B.C. water protector hopes Trudeau has change of heart when deciding on Trans Mountain pipeline today

Prime Minister Justin Trudeau is expected to announce his approval of the Trans Mountain expansion project today.

Forty-three Indigenous groups have signed agreements in support of the project, and some Indigenous groups from Western Canada are hoping to buy the pipeline.

But Will George from Tsleil-Waututh Nation hopes the prime minster has a change of heart and puts solving the climate change crisis ahead of pipelines as the national interest.

“Climate leaders don’t build pipelines, it is unacceptable,” says George. “The Alberta tar sands is one of the biggest carbon bombs on the planet.

“These big industrial companies, they will die of old age and our children unfortunately run the risk of dying of climate change.”

George and his niece Rogue are worried about the future and their traditional territory.

Tsleil-Waututh Nation sits on Burrard Inlet, known as ground zero for the TMX expansion project.

George showed APTN News by boat what the project means for his people.

“These are our spiritual highways, this is how we got around,” says George. “Ninety per cent of our diet came from this exact body of water.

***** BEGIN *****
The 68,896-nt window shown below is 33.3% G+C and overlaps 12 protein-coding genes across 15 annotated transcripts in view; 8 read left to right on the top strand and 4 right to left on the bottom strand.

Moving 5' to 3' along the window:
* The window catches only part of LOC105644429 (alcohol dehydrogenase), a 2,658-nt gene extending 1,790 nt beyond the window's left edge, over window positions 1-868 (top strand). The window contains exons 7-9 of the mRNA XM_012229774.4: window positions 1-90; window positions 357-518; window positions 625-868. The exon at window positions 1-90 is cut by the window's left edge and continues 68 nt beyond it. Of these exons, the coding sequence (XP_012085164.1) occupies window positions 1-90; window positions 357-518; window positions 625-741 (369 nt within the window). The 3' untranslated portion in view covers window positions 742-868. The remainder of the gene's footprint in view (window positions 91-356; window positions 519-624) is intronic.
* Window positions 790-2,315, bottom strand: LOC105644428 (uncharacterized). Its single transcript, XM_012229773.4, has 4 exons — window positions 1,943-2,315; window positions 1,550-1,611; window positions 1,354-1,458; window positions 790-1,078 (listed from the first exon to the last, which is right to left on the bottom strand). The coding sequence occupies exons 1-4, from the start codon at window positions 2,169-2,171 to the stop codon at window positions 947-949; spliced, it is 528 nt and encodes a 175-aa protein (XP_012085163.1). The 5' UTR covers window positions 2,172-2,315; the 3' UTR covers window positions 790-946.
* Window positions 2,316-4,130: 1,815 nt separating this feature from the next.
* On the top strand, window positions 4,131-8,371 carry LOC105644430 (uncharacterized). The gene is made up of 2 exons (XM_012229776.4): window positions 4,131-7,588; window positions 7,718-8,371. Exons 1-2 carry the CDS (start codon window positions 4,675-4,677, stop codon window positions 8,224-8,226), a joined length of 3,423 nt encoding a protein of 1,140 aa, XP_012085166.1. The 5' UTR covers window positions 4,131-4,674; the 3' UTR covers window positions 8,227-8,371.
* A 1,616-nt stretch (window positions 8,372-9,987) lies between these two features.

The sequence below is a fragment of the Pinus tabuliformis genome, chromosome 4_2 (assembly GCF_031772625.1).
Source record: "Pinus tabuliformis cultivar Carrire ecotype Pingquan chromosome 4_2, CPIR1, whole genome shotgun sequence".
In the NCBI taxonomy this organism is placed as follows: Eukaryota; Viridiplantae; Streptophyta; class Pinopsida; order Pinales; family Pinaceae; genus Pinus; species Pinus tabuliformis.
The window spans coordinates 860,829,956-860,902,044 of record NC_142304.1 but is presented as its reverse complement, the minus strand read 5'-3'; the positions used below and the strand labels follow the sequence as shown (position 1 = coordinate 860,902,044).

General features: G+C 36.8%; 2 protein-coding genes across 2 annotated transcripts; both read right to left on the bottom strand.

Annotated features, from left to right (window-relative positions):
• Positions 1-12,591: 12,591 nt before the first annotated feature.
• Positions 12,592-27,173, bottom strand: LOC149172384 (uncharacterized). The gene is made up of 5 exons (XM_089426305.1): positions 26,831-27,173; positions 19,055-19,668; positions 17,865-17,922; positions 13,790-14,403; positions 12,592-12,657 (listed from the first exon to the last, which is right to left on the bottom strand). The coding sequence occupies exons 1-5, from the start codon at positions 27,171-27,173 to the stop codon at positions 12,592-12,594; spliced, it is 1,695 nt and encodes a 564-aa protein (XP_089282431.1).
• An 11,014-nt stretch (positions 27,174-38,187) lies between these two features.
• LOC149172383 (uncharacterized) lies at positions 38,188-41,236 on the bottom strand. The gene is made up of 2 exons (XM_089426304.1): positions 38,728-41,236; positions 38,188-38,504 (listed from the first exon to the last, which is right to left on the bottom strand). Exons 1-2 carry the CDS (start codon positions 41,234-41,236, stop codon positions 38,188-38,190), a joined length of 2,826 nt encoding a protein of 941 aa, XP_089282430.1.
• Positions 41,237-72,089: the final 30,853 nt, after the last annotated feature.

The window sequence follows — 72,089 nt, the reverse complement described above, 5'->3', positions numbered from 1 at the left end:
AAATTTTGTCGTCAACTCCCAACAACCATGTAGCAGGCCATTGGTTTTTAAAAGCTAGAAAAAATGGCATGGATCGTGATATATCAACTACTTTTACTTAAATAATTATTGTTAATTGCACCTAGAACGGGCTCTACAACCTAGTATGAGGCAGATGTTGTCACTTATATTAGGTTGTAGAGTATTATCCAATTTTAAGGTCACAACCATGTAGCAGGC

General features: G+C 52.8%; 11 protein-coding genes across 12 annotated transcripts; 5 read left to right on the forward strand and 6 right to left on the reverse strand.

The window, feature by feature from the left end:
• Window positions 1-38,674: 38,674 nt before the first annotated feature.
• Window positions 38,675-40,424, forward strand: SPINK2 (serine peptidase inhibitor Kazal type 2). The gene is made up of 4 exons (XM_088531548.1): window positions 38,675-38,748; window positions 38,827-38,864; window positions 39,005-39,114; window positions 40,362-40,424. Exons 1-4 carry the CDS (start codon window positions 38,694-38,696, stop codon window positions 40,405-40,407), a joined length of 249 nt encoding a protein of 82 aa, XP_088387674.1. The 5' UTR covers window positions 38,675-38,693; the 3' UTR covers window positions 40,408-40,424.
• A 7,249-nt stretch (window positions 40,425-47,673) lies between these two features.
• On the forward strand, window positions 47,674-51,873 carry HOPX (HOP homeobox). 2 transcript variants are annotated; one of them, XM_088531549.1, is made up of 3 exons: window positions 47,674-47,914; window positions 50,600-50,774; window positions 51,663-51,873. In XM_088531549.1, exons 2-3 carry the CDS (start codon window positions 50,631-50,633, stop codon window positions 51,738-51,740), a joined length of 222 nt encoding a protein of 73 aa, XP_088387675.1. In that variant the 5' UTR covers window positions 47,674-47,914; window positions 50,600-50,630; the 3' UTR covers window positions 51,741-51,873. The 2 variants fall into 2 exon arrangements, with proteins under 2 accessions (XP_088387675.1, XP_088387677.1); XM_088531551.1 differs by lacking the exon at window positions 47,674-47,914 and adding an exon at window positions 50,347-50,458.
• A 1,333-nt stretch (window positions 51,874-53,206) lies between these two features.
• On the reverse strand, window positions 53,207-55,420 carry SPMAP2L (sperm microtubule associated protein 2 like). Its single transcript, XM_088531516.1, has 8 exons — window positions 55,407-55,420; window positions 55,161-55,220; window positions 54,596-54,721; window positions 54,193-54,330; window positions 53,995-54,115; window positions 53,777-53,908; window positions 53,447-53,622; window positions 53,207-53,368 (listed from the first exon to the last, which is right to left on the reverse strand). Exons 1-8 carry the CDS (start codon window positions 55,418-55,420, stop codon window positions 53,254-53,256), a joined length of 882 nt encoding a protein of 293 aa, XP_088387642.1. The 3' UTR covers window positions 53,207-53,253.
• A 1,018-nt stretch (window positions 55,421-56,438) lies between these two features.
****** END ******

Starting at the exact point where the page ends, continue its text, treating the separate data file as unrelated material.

“Our teaching and our culture stems from this water and it is important for us to protect that and continue teaching our young ones.”

Trans Mountain

(Westridge Marine Terminal in Burrard Inlet. Photo: Laurie Hamelin/APTN)

George and his nation have been fighting the expansion for years.

Pointing out the Westridge Marine Terminal, George says the construction is illegal.

“My nation fought them for nine years in court and it cost millions of dollars.”

“We won, in our favour, the construction is supposed to halt for two years, but you continue to see them constructing illegally, and this is happening from here and up to Jasper.”

The expansion is essentially the twinning of an existing 1,150-km pipeline from Alberta to British Columbia.

More than 800,000 barrels of bitumen a day will be piped to the marine terminal in Burnaby.

Tankers will first navigate through Burrard Inlet, an already very busy port, along the rocky B.C. coast and then to Asia.

“In and around San Juan Islands there are tricky navigational turns, not even experienced fishermen will go in these areas,” says George. “It’s proven time and time again that human error happens, that mechanical failure happens, all it takes is one spill.

“This bitumen will sink to the bottom, it’s not recoverable.”

(The Trans Mountain pipeline expansion project will twin the existing pipeline from Edmonton, Alta., to Burnaby)

Although Trudeau introduced what he calls a world-class Oceans Protection Plan, George says the massive increase in tanker traffic is too much of a threat.

“It’s not foolproof and it shouldn’t look foolproof to anybody,” said George.

Despite the project being expected to get the final greenlight Tuesday, George says he won’t ever quit fighting.

“What little we have is being threatened so we will do whatever it takes to stop this.”

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